Lessons from Lucy
Laugh-out-loud funny. I’m sure there are people who saw me walking my dog while listening to this and who now think of me as “that crazy lady.” Dave Barry narrates the audio book himself, so we hear it all in his own voice. The story in the intro about the two dogs he used to have and the patio door that didn’t blow down in the hurricane is priceless.
For dog lovers who worry about reading something with an old dog in it: Lucy was still going strong at the end of the book.
Seven lessons for living a happier life. It’s not that there’s anything new–anything we don’t all already know–it’s that we need to apply the lessons to our lives. It’s good stuff, packaged in Dave Barry’s stories about himself and his family and his good old dog.
1. Make new friends and keep the ones you have
2. Don’t stop having fun, and if you’ve stopped, start having fun
3. Pay attention to the people you love, not later, but now
4. Let go of your anger unless it’s about something really important, which it hardly ever is
5. Try not to judge people by their looks, and don’t obsess over your own
6. Don’t let your happiness depend on things. They don’t make you truly happy, and you’ll never have enough.
7. Don’t lie unless you have a really good reason, which you probably don’t
And then a touching, emotional chapter after the epilogue, in which life deals out another Lucy lesson:
Be grateful for what you have.
Looking for Betty MacDonald
This is a loving and thorough biography that gives insight and context into the writer behind Ma and Pa Kettle, the country bumpkins in nine movies made in the 40s and 50s. There’s much more to Betty than those characters. Becker narrates the audiobook herself.
I came across The Plague and I in Grandma Kunze’s book closet when I was 9 or 10. No book jacket, no way to know what it was about, but the title was intriguing. Grandma Kunze – actually my dad’s second wife’s first husband’s mother – didn’t tell me anything about it either, but she said she thought I’d like it and I should take it home for keeps and read it. I still have it, and I read it probably four or five times in the next few years. It sounds dreadful: a memoir of the time the author spent at a tuberculosis sanitarium in the 1930s, when treatment was mainly lying down in a cold bed and not talking. But it’s actually darkly funny and peopled with all kinds of wonderful characters. I’d already read some of the Mrs. Piggle-Wiggle stories, which are written for kids, but didn’t figure out till much later that it was the same Betty MacDonald who wrote both. Years later, I read her first book, The Egg and I, which was on the NYT best seller list for years in the 1940s.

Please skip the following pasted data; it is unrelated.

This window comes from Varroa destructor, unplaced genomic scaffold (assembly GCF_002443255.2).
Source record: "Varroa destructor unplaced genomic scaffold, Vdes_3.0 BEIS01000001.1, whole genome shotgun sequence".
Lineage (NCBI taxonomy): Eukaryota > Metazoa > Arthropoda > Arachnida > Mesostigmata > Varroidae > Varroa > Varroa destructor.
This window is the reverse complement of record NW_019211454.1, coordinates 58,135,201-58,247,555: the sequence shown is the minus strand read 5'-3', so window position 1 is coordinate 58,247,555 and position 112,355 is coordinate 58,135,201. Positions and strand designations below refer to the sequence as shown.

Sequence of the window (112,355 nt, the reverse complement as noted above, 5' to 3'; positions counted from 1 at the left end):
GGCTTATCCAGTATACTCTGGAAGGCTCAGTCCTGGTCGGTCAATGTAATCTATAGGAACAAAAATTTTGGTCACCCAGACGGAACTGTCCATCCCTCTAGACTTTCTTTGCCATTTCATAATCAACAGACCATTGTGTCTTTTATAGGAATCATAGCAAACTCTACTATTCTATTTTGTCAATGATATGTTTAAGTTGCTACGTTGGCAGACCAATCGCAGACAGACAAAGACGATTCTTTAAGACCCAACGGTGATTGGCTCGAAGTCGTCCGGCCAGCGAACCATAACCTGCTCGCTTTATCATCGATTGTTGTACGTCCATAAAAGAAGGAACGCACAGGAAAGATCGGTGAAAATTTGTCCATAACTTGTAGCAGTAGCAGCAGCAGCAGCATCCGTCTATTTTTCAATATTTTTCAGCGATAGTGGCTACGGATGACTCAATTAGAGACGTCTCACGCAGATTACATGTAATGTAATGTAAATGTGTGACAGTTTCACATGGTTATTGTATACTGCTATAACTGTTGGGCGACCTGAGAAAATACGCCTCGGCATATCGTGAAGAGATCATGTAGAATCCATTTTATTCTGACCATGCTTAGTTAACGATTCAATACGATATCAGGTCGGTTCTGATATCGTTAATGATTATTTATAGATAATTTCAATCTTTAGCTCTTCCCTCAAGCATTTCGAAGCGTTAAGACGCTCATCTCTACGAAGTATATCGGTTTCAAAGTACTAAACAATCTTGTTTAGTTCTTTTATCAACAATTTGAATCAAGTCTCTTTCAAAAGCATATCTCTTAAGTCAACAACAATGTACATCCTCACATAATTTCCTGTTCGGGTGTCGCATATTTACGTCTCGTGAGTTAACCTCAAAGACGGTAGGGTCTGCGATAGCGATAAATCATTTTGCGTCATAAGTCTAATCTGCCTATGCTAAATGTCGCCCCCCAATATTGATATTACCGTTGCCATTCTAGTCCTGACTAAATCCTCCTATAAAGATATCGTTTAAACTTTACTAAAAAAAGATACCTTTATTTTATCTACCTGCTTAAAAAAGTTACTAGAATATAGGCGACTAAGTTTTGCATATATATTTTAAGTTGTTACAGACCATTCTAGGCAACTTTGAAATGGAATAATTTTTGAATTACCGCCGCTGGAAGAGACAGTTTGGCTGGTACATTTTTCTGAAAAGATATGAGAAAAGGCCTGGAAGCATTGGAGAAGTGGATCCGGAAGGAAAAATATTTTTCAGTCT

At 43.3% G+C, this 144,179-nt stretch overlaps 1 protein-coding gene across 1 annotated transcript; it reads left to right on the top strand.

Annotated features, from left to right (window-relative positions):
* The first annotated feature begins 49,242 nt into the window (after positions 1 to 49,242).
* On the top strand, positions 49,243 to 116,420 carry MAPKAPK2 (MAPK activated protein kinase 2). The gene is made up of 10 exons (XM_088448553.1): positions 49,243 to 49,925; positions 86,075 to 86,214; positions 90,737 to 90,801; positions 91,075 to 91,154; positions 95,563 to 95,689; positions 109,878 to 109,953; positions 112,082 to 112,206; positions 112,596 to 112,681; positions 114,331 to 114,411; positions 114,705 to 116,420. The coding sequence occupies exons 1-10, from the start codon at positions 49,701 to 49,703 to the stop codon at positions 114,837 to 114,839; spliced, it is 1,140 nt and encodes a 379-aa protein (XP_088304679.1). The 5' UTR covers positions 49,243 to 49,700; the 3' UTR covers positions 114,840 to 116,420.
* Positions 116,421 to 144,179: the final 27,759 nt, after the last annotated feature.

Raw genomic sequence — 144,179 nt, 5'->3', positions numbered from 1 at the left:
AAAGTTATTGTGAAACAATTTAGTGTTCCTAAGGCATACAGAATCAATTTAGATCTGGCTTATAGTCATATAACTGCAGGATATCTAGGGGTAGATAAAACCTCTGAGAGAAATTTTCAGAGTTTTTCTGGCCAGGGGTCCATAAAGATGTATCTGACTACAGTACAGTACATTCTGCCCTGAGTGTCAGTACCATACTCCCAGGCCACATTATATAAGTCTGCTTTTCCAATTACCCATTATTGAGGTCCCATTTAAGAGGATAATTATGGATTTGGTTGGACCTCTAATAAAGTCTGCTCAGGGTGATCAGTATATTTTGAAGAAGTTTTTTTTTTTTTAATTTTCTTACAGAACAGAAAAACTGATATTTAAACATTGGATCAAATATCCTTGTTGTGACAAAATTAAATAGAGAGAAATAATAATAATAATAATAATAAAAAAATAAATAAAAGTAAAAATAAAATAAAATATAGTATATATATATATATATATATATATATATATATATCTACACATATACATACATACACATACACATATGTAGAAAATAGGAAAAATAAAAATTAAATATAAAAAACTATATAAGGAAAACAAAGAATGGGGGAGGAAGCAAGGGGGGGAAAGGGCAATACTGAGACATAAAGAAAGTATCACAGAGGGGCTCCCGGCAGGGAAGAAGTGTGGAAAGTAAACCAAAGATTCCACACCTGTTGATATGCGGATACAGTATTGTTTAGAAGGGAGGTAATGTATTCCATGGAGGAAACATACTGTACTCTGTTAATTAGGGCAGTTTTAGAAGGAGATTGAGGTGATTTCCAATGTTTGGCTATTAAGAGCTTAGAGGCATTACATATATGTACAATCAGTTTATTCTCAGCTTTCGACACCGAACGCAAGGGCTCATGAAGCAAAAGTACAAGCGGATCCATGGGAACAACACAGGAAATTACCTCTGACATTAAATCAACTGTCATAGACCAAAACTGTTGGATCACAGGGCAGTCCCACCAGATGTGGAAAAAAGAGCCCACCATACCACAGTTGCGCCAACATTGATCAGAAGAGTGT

Becker’s biography is fascinating. For someone like me, who already knows the bits of Betty’s life she showed in her memoirs, the biography fills out the details. Like – why would a girl from a sociable, intellectual, lively Seattle family tie herself to a grumpy older man on a chicken farm in the middle of nowhere? But even if you’ve never encountered Betty MacDonald before, the picture of life in the times she lived in, particularly for a successful female writer, is enlightening. For instance, in the 1950s her style was too bitter to be palatable; I was born in the 1950s and it’s always surprising to me to realize how that Puritanic and patriarchal father-knows-best tra-la-la decade differed from what came before. Writers like Jean Kerr, Peg Bracken, and Erma Bombeck followed in MacDonald’s footsteps, writing humorously about their lives, but seemed to fit the rosier outlook readers (or publishers, at any rate) were looking for in the 50s and 60s.
Becker started with research in publicly available sources, but she eventually got up the courage to contact Betty’s family, who had saved boxes full of letters and generously shared their own memories to help fill in the gaps.
A gem. Perfect. Deep and thoughtful and not a single wasted word.
I’m too old to have encountered this as a child, or even when my daughter was a child. I came to it without knowing anything about it except that it won the Newbery and everyone seemed to love it. So it unfolded for me the way books did when I was a child – every page a surprise. I was reading on Kindle in a version that contained an afterword by the author plus her Newbery acceptance speech, so even the fact that the book was about to end came as a surprise (it was at about the 85% mark). If you haven’t read it, I recommend reading it that way.
It’s a bit like 1984 for children, or maybe Fahrenheit 451 or The Dispossessed: a community that should be a utopia – everyone is happy, everyone gets along, everyone follows the rules, everyone has the perfect career and the perfect family life – but isn’t, because of all the things people had to give up to achieve ripple-less equilibrium. There are no suggestions that any malevolent forces are at work; there are no bad guys, just a structure put in place generations ago. It’s a cautionary tale, and it’s a reminder of all the glorious things in life we might miss if we somehow found a way to take all the problematic bits out of human nature.
I’m glad to have read it although I didn’t exactly enjoy it.